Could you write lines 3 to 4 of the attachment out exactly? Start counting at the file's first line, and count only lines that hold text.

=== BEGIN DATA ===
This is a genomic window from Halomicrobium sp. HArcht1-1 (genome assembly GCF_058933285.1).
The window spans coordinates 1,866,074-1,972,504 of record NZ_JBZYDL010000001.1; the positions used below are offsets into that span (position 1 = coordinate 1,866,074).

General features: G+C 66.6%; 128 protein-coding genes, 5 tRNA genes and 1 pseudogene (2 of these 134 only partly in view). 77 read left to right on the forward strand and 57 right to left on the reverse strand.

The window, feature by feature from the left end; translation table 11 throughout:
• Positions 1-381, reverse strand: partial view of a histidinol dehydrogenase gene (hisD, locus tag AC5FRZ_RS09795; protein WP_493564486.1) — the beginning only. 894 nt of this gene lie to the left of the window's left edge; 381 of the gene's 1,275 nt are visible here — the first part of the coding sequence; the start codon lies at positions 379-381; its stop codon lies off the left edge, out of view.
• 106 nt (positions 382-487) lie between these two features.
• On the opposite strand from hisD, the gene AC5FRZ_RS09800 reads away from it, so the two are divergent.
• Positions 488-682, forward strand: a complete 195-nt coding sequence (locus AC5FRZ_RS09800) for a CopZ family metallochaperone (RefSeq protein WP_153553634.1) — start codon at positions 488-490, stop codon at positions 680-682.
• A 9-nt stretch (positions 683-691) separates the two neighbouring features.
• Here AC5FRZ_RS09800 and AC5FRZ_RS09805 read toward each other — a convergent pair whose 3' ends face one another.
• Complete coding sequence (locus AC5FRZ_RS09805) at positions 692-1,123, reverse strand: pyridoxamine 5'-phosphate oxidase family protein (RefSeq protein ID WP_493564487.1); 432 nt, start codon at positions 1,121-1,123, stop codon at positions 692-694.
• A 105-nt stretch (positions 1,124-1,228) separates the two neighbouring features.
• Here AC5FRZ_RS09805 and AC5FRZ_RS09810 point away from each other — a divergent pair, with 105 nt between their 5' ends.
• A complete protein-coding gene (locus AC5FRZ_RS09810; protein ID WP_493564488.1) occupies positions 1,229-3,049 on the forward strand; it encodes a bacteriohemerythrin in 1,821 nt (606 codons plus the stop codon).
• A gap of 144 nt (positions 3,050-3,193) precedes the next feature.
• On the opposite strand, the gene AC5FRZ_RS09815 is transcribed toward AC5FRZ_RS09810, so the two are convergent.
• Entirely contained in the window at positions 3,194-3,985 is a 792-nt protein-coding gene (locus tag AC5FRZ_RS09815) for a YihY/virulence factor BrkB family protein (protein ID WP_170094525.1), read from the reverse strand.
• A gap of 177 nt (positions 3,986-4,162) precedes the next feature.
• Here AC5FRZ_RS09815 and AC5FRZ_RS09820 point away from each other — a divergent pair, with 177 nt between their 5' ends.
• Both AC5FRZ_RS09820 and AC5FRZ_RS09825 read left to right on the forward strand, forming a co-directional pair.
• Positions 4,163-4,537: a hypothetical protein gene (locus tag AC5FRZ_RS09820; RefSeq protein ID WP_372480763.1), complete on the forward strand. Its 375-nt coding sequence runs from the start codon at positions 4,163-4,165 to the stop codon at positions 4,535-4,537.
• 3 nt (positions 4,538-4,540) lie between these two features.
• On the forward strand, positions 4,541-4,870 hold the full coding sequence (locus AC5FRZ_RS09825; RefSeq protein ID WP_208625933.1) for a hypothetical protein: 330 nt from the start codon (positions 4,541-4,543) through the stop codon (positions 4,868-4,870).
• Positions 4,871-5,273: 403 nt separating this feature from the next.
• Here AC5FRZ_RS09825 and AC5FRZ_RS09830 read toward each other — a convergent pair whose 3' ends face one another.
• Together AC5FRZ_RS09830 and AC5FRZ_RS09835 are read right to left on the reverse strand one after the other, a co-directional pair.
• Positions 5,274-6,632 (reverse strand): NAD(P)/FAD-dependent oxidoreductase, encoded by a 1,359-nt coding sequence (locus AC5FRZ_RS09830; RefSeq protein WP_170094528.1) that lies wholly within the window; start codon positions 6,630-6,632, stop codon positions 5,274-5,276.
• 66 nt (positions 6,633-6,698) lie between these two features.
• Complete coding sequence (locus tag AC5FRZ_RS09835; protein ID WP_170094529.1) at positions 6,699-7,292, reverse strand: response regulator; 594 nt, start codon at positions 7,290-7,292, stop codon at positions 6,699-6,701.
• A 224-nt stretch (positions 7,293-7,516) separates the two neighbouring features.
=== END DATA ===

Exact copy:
General features: G+C 66.6%; 128 protein-coding genes, 5 tRNA genes and 1 pseudogene (2 of these 134 only partly in view). 77 read left to right on the forward strand and 57 right to left on the reverse strand.

The window, feature by feature from the left end; translation table 11 throughout: